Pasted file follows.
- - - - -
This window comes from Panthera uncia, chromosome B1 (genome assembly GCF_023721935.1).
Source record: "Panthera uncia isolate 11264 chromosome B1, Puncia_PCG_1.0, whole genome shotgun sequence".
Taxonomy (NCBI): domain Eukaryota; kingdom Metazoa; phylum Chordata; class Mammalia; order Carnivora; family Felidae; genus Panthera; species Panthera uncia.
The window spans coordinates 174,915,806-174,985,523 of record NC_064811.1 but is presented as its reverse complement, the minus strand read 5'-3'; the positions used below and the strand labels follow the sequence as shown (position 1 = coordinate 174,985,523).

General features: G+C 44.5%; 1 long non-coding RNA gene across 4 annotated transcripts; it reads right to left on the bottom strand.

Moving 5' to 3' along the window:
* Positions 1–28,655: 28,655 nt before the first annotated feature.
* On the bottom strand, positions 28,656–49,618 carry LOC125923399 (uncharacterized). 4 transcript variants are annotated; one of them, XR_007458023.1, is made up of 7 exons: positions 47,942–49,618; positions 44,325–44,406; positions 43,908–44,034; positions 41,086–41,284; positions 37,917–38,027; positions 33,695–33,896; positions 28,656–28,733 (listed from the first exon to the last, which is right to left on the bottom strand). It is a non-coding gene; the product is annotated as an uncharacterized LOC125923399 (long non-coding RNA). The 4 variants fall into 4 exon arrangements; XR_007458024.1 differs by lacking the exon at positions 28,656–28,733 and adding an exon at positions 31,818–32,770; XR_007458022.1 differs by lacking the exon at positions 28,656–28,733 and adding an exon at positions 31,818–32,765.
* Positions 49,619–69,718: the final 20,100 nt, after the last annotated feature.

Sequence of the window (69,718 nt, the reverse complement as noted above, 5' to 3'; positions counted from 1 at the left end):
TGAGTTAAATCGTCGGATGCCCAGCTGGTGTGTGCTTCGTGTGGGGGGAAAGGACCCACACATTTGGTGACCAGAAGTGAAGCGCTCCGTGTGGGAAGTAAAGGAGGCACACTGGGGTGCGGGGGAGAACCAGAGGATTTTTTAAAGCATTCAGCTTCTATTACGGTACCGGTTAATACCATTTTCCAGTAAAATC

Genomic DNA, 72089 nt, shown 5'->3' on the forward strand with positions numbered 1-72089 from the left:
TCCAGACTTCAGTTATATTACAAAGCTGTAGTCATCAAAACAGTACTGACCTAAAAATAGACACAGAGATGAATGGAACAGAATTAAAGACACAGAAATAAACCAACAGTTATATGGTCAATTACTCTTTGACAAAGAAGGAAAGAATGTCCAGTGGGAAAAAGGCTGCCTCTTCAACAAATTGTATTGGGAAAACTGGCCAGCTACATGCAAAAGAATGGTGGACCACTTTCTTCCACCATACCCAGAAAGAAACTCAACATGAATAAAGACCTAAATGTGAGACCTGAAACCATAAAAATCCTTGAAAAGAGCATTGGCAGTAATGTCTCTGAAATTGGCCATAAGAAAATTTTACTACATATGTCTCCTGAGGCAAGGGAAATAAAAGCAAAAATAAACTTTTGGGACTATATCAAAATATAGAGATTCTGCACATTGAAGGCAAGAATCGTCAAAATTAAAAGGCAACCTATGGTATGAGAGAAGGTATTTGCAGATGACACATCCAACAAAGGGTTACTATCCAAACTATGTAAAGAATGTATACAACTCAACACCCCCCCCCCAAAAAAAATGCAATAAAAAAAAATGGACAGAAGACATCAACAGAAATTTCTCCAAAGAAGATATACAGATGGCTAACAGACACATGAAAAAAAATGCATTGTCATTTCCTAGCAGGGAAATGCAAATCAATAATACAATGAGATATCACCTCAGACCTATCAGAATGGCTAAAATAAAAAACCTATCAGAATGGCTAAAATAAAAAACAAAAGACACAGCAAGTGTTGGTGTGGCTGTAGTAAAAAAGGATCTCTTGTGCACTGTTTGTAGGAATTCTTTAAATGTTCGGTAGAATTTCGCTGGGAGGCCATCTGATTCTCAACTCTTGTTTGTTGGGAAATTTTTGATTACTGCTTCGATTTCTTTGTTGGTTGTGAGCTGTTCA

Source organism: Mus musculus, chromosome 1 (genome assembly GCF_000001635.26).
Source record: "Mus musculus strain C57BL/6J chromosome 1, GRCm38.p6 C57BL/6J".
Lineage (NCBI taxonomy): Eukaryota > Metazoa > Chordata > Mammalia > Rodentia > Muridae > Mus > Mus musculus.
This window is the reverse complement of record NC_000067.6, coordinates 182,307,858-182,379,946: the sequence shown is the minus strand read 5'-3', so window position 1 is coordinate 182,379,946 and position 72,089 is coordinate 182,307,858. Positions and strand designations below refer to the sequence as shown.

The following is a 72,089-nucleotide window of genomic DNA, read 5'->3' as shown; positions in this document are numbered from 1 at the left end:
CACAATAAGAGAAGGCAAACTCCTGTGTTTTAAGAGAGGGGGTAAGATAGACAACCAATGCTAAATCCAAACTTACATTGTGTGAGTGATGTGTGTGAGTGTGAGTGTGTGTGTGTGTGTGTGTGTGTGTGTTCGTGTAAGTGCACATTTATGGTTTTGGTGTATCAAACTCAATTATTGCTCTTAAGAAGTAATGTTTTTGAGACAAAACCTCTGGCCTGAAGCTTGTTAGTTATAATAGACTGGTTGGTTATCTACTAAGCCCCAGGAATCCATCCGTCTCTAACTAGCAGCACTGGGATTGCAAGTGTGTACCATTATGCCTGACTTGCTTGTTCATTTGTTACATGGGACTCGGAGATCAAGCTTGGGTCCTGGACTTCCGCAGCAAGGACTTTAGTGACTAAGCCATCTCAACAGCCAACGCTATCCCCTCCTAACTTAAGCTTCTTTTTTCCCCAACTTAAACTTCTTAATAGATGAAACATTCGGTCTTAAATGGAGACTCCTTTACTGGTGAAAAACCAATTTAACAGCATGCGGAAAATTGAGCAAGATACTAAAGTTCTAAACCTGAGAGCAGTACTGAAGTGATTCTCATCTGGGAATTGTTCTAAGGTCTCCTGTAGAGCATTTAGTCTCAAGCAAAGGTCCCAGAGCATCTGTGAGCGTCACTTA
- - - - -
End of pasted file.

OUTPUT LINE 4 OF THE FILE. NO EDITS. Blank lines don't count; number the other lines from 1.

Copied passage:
The window spans coordinates 174,915,806-174,985,523 of record NC_064811.1 but is presented as its reverse complement, the minus strand read 5'-3'; the positions used below and the strand labels follow the sequence as shown (position 1 = coordinate 174,985,523).